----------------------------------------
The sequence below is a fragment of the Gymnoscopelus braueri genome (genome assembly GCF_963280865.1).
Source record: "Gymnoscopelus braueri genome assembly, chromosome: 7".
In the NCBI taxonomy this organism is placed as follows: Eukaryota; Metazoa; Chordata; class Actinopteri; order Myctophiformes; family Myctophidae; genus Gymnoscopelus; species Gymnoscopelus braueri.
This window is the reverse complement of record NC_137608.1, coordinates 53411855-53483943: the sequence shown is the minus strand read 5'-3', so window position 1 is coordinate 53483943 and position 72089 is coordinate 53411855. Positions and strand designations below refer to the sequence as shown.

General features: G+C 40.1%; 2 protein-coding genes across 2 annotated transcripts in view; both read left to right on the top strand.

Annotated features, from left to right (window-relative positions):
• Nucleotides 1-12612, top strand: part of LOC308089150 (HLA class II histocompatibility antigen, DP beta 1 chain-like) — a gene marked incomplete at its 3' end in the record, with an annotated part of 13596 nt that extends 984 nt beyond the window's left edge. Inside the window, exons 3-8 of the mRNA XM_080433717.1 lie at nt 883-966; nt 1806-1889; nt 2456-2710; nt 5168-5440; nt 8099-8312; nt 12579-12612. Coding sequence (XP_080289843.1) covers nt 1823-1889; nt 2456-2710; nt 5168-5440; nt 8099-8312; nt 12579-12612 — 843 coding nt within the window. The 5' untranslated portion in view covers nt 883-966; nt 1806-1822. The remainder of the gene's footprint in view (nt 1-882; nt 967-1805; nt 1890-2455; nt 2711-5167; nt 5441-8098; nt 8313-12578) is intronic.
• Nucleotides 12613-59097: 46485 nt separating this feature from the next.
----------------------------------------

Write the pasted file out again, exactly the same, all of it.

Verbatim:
The sequence below is a fragment of the Gymnoscopelus braueri genome (genome assembly GCF_963280865.1).
Source record: "Gymnoscopelus braueri genome assembly, chromosome: 7".
In the NCBI taxonomy this organism is placed as follows: Eukaryota; Metazoa; Chordata; class Actinopteri; order Myctophiformes; family Myctophidae; genus Gymnoscopelus; species Gymnoscopelus braueri.
This window is the reverse complement of record NC_137608.1, coordinates 53411855-53483943: the sequence shown is the minus strand read 5'-3', so window position 1 is coordinate 53483943 and position 72089 is coordinate 53411855. Positions and strand designations below refer to the sequence as shown.

General features: G+C 40.1%; 2 protein-coding genes across 2 annotated transcripts in view; both read left to right on the top strand.

Annotated features, from left to right (window-relative positions):
• Nucleotides 1-12612, top strand: part of LOC308089150 (HLA class II histocompatibility antigen, DP beta 1 chain-like) — a gene marked incomplete at its 3' end in the record, with an annotated part of 13596 nt that extends 984 nt beyond the window's left edge. Inside the window, exons 3-8 of the mRNA XM_080433717.1 lie at nt 883-966; nt 1806-1889; nt 2456-2710; nt 5168-5440; nt 8099-8312; nt 12579-12612. Coding sequence (XP_080289843.1) covers nt 1823-1889; nt 2456-2710; nt 5168-5440; nt 8099-8312; nt 12579-12612 — 843 coding nt within the window. The 5' untranslated portion in view covers nt 883-966; nt 1806-1822. The remainder of the gene's footprint in view (nt 1-882; nt 967-1805; nt 1890-2455; nt 2711-5167; nt 5441-8098; nt 8313-12578) is intronic.
• Nucleotides 12613-59097: 46485 nt separating this feature from the next.